Relationships can be like alcohol. Not so bad in moderation but toxic when overdone. Unlike weed killer though, people can increase their poisonous level or reduce it and that causes hope and it also causes frustration. There is a hope sometimes that maybe the poison can be diluted and when it can't there can be heartbreak. There maybe comes a time when a person needs to avoid the toxic person and thus the poison. To not ingest poison will help you heal and maybe the poisonous person will have that toxin fade with time. It's a fine line. It's a lot easier to avoid ingesting arsenic than to realize you have to stop dosing yourself with a person or situation.

Grigori Yefimovich Rasputin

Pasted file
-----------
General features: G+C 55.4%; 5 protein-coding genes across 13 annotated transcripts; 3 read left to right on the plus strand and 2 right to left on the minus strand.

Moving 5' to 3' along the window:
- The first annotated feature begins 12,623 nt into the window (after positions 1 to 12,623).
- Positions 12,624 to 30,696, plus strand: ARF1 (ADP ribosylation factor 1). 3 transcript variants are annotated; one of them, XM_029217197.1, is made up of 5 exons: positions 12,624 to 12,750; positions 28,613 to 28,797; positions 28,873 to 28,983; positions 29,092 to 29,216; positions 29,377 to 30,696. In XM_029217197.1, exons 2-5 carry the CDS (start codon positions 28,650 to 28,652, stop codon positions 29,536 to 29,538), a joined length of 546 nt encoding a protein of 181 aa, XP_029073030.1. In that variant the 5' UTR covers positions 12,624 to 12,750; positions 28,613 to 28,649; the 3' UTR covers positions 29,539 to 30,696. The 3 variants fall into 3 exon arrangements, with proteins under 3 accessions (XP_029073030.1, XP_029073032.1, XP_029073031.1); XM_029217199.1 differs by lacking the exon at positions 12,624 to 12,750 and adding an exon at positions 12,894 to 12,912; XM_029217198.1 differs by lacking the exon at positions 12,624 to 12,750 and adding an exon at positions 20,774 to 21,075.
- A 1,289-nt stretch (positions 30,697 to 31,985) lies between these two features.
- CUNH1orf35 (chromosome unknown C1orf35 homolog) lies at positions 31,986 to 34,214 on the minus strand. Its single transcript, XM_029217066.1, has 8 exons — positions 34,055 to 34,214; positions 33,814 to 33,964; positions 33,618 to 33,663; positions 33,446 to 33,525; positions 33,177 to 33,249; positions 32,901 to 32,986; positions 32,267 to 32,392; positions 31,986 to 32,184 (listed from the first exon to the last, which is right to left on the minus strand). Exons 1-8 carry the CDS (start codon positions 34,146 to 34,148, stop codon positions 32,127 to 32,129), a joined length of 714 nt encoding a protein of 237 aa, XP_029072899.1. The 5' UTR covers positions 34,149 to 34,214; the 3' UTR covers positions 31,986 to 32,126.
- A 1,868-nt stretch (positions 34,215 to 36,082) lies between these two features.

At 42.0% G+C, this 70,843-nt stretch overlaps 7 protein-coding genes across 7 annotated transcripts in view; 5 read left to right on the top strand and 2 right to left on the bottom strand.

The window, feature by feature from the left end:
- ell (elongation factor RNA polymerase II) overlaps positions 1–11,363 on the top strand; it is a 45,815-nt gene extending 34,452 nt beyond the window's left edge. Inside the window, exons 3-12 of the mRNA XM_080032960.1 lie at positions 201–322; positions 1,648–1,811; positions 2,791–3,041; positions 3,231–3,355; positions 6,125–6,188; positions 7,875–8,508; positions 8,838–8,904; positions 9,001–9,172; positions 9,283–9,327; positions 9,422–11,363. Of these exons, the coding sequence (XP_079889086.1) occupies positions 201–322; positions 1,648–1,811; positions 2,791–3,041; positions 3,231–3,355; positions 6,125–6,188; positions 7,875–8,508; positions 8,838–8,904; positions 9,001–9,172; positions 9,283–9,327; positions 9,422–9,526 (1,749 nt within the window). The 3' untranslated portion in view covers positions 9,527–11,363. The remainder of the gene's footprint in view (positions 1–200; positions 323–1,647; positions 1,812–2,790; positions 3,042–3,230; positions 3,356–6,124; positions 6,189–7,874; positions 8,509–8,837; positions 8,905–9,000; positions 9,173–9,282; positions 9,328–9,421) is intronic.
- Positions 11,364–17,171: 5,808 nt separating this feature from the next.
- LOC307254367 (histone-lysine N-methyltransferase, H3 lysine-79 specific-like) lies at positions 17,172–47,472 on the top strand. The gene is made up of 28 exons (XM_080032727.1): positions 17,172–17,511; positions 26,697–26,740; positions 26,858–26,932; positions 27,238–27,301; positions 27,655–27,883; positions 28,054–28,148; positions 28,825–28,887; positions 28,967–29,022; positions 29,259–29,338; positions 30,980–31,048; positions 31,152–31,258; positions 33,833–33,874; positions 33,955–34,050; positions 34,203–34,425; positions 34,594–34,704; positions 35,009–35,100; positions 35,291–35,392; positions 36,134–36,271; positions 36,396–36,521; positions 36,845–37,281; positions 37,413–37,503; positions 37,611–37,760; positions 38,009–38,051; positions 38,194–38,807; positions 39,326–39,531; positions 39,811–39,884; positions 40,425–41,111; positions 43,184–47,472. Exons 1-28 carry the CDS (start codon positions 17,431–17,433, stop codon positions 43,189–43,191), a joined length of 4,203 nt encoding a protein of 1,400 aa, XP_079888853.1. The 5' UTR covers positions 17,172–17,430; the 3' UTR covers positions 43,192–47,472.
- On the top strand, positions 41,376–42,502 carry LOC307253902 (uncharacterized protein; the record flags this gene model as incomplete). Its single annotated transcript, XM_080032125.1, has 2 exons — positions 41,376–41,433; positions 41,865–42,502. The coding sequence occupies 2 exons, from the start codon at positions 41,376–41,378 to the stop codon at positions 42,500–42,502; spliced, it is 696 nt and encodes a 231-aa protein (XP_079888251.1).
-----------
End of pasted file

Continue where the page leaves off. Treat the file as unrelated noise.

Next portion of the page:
Rasputin was a Russian mystic who tasted both sides of poison. As an advisor he garnered wealth, power and fame but that in of itself became his undoing. He started finding himself surrounded by enemies who were jealous or frightened or intimidated by the status and position he had in the Romanov dynasty. He became the poison and as a result people tried to kill him, usually with poison.

Much of what is known about Rasputin is legend but it is said that in attempt to keep himself alive and healthy he started to ingest small amounts of popular poisons to get a resistance to their effects. He thought he could make himself immune to their toxins and still maintain his position in the Russian aristocracy as sort of a creature that was "untouchable". This didn't work so well because in the end Rasputin, it is said - was murdered. It is believed that he died from being poisoned, beaten, shot and then sunk in a river to drown. Rasputin perhaps taught us all a valuable lesson. Sometimes the best way to avoid a toxic situation is to "walk away".